David Micheline, Mark Bagley, and Ron Lim’s Venom: Lethal Protector, a fan favorite six issue miniseries released in the ’90s and prominently starring the goopy titular anti-hero is a seminal touchstone for the character. Awash in a very particular, undeniably askew ’90s weirdness, the plot introduces a number of important developments for the character and the broader “Venomverse” such as a new home in San Francisco (away from that pesky Peter Parker), a father figure, and five additional Symbiote children.
Most importantly, however, it served as a loose inspiration for the recently released Venom movie. Now, it also serves as inspiration for a new novelization of that same comic series written by novelist James R. Tuck who has penned takes on CW’s Arrow and Robin Hood to relative acclaim.
How does this novelized transformation hold up on its own? Fairly well, but not without fault. As an adaptation of a spectacularly goofy, important, but somewhat lacking series, however, it is fantastically reverent but also re-inventive. Venom fans should be more than satisfied.
Following the main beats of the story, but also introducing a number of new contextualizing moments or angles, Tuck finds a great medium between a “ripped from the pages” feel, and a more nuanced, adaptive one. There’s nothing missing here from the original Micheline work, but quite a bit added — mostly from existing canon or cribbed from other stories that really speaks to Tuck’s fandom status, too.
The very opening chapter, a beat-for-beat remake of the opening pages of the first issue of the comic, is a great encapsulation of this. Here, the narrative gets more time to explore the mindsets of a petty robber and his would-be victim than the comic gets to, as they’re kind of superfluous characters when readers are expecting the titular hero (or anti-hero) to show up, but Tuck’s writing does a great job making the world feel real. So real, that when Venom does appear — “the stark white impression of a spider, two pale Rorschach blots, and teeth…so many teeth in a raw red mouth” — it feels as truly terrifying and alien as it ought to. The wonderful depictions of Venom don’t stop there as verbose, sometimes almost sickening descriptions of wet slops, the Symbiote “spilling up” Eddie’s chest, and yes, enough TWHIPPING to fill any Spidey fan’s heart abound. Tuck has a seemingly endless supply of adjectives on hand for the whole bevy of action scenes at hand and I would gladly read a hundred more.
That being said, there is a slight hesitancy to expound on the more dialogue heavy bits of the narrative. This is particularly noticeable in scenes where Eddie would be exchanging words with the Symbiote. Rather than filling in the second half of the conversation — the Symbiote’s — which is missing from the comic as well, Tuck elects to just have Brock’s dialogue. This works slightly better in the visual medium than it does here, and makes things feel a little uneven and weightless. Especially when the author has elected to add so many other great angles and moments that aren’t covered. Spider-Man’s voice is also not as realized as the comics, and readers more familiar with that character than Venom will find that the characterization of Peter here is nothing to write home about. These are minor things in the big picture of course, but noticeable as the story progresses through a number of twists and turns, especially noticeable to readers whose first exposure to the Lethal Protector — or even Venom character — this is.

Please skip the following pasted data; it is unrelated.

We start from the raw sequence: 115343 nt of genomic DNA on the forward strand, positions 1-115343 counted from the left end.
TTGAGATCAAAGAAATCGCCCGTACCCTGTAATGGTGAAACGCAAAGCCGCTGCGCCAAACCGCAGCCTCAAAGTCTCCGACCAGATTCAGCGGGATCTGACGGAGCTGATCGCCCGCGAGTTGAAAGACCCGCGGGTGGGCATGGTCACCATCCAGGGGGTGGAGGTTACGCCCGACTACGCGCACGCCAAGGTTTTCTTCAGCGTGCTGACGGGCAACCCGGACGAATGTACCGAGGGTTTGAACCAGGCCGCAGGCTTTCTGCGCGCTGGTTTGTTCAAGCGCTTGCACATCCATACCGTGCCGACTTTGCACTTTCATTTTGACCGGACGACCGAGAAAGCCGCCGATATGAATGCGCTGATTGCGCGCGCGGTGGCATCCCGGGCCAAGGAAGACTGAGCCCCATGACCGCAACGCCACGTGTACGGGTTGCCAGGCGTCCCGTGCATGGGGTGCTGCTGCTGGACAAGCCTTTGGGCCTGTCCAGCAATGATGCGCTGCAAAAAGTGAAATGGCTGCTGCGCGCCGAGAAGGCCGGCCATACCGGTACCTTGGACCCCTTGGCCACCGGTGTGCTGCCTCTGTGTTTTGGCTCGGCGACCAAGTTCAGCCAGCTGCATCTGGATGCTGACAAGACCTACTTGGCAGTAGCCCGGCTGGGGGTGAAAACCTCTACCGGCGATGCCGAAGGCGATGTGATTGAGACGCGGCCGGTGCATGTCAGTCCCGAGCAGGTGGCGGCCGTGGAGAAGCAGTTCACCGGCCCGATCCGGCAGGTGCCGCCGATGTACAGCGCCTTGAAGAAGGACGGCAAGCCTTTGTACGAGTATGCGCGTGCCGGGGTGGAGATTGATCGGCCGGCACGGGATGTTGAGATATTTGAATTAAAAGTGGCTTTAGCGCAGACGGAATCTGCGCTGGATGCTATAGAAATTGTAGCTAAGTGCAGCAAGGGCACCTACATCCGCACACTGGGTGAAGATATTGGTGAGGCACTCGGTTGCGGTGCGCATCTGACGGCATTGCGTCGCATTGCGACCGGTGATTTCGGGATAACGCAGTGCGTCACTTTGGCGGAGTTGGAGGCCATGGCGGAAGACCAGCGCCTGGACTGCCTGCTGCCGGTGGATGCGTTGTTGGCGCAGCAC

As die-hard Venom fans know, and new readers will find, though, there’s more than enough going on here to power through those weaker moments and deliver a great story that, again, really leans into those twists and turns. This is a story predicated on absolutely wild things like a hidden city — seemingly also removed from time — under San Francisco, a crazed tycoon going after the gold in that city, super soldiers, Venom’s kids, and more. Tuck nails and expounds on all those commendably — the most prominent example being a fantastically involved arc for the Life Foundation Symbiotes and their hosts.
While they are arguably the most memorable development from the comic, the Venom children created by the Life Foundation: Scream, Riot, Lasher, Agony, and Phage are actually not in the story all that much, and their hosts are never named. Here, they are. Tuck dedicates a fantastic arc to those hosts and to the purpose of their symbiotic development — touching on the Foundation’s findings about the symbiosis process, their reasons for capturing Eddie, and more expertly. When I first came across Donna Diego (Scream’s Host)’s name in the novel, just after being confused about this scene that was notably absent from the trade paperback I was comparing it to, I audibly gasped and cheered. It’s exceedingly well done, canon-based work that gives the story some much needed development.
That’s the ultimate strength of an effort like this: to lean into the stuff that’s not there originally. By getting into the minds of the characters that aren’t Venom: petty robbers, crazed tycoons, under-city dwellers, and other Symbiote hosts alike, Tuck adds a whole new layer to the story that helps everything stand here on its own merits. Sure, it doesn’t always work and the bits where Venom is left to spin dialogue on his own, or Spider-Man, could’ve used a little more work, but the wholeness of this world, with key moments from an iconic touchstone from the tale intact, makes this a fantastically fun and readable tale in its own right. I would happily recommend it to any Venom fan, and those interested absent an exposure to the larger Venomverse might just find something to like, too.
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